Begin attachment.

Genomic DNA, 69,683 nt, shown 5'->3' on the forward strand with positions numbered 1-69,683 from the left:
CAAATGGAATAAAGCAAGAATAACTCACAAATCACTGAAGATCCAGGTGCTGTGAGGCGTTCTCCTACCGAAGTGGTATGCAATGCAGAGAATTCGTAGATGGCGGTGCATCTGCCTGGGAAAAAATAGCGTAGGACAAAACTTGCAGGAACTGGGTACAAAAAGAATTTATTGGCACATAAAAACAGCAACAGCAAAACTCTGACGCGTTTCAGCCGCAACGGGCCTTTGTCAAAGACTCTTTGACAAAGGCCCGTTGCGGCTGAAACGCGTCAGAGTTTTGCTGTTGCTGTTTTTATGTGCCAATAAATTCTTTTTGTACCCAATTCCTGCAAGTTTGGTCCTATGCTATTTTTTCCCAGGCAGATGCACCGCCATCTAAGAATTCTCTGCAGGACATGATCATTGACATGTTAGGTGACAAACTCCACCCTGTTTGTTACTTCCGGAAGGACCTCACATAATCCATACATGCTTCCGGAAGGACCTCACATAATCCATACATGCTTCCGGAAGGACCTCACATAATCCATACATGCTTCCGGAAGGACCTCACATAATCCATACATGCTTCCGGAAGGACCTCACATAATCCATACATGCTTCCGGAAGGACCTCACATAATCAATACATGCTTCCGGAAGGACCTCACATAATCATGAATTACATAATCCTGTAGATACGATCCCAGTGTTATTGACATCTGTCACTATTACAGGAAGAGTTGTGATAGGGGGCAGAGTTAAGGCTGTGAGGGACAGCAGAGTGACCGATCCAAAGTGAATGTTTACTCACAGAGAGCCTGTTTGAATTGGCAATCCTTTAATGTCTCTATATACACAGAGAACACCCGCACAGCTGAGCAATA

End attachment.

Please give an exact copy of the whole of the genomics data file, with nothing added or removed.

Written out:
Genomic DNA, 69,683 nt, shown 5'->3' on the forward strand with positions numbered 1-69,683 from the left:
CAAATGGAATAAAGCAAGAATAACTCACAAATCACTGAAGATCCAGGTGCTGTGAGGCGTTCTCCTACCGAAGTGGTATGCAATGCAGAGAATTCGTAGATGGCGGTGCATCTGCCTGGGAAAAAATAGCGTAGGACAAAACTTGCAGGAACTGGGTACAAAAAGAATTTATTGGCACATAAAAACAGCAACAGCAAAACTCTGACGCGTTTCAGCCGCAACGGGCCTTTGTCAAAGACTCTTTGACAAAGGCCCGTTGCGGCTGAAACGCGTCAGAGTTTTGCTGTTGCTGTTTTTATGTGCCAATAAATTCTTTTTGTACCCAATTCCTGCAAGTTTGGTCCTATGCTATTTTTTCCCAGGCAGATGCACCGCCATCTAAGAATTCTCTGCAGGACATGATCATTGACATGTTAGGTGACAAACTCCACCCTGTTTGTTACTTCCGGAAGGACCTCACATAATCCATACATGCTTCCGGAAGGACCTCACATAATCCATACATGCTTCCGGAAGGACCTCACATAATCCATACATGCTTCCGGAAGGACCTCACATAATCCATACATGCTTCCGGAAGGACCTCACATAATCCATACATGCTTCCGGAAGGACCTCACATAATCAATACATGCTTCCGGAAGGACCTCACATAATCATGAATTACATAATCCTGTAGATACGATCCCAGTGTTATTGACATCTGTCACTATTACAGGAAGAGTTGTGATAGGGGGCAGAGTTAAGGCTGTGAGGGACAGCAGAGTGACCGATCCAAAGTGAATGTTTACTCACAGAGAGCCTGTTTGAATTGGCAATCCTTTAATGTCTCTATATACACAGAGAACACCCGCACAGCTGAGCAATA